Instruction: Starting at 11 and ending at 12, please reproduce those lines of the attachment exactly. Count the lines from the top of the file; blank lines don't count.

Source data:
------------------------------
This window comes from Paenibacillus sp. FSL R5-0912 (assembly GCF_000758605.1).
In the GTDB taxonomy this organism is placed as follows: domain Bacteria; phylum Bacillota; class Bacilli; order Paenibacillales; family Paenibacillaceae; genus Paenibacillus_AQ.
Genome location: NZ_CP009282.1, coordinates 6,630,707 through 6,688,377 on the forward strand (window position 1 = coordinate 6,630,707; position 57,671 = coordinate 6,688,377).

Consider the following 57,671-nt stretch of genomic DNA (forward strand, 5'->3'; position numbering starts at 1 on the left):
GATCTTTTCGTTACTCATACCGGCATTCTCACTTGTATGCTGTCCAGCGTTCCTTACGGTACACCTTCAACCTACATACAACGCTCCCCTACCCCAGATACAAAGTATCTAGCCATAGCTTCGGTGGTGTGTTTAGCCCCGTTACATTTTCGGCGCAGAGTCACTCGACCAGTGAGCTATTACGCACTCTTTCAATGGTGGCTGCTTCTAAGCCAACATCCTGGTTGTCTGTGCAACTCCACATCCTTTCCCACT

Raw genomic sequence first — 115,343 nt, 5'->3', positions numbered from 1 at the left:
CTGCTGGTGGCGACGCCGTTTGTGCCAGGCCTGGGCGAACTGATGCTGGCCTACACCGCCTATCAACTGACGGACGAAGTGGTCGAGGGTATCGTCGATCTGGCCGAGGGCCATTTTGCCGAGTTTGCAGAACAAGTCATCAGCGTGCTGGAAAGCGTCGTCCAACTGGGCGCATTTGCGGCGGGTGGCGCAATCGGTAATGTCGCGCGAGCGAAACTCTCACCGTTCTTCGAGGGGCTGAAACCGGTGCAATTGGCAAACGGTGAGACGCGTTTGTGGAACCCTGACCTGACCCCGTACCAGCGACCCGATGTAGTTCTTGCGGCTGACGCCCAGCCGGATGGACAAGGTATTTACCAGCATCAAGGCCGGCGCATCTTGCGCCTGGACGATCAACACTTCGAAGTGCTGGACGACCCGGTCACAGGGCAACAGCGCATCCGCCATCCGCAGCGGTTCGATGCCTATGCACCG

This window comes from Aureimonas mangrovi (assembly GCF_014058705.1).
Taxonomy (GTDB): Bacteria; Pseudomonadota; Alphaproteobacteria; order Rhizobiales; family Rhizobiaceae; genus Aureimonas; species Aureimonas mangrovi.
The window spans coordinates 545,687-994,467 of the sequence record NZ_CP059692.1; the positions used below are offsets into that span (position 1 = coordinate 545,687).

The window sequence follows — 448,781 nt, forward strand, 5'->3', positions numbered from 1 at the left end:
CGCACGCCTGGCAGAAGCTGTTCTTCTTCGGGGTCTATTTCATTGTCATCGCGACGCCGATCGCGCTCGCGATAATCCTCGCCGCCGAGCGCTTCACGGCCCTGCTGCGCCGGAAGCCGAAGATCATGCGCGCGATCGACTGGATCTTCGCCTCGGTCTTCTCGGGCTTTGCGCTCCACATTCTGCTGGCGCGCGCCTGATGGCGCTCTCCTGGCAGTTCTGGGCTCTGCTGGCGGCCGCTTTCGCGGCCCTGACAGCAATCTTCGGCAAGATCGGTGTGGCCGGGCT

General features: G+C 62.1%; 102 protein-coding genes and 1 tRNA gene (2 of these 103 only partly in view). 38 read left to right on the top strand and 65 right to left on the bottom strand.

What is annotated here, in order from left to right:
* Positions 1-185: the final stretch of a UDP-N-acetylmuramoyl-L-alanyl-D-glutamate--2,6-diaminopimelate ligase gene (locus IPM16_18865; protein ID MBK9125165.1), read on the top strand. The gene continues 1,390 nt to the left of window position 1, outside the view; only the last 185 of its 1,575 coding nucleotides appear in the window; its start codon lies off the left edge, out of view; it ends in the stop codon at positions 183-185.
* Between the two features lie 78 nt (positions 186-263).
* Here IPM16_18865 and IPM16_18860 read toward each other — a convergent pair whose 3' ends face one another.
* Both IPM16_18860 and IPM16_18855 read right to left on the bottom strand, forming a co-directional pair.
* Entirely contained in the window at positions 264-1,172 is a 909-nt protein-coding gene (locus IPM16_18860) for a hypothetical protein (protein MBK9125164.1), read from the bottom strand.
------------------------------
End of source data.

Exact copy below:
The window sequence follows — 448,781 nt, forward strand, 5'->3', positions numbered from 1 at the left end:
CGCACGCCTGGCAGAAGCTGTTCTTCTTCGGGGTCTATTTCATTGTCATCGCGACGCCGATCGCGCTCGCGATAATCCTCGCCGCCGAGCGCTTCACGGCCCTGCTGCGCCGGAAGCCGAAGATCATGCGCGCGATCGACTGGATCTTCGCCTCGGTCTTCTCGGGCTTTGCGCTCCACATTCTGCTGGCGCGCGCCTGATGGCGCTCTCCTGGCAGTTCTGGGCTCTGCTGGCGGCCGCTTTCGCGGCCCTGACAGCAATCTTCGGCAAGATCGGTGTGGCCGGGCT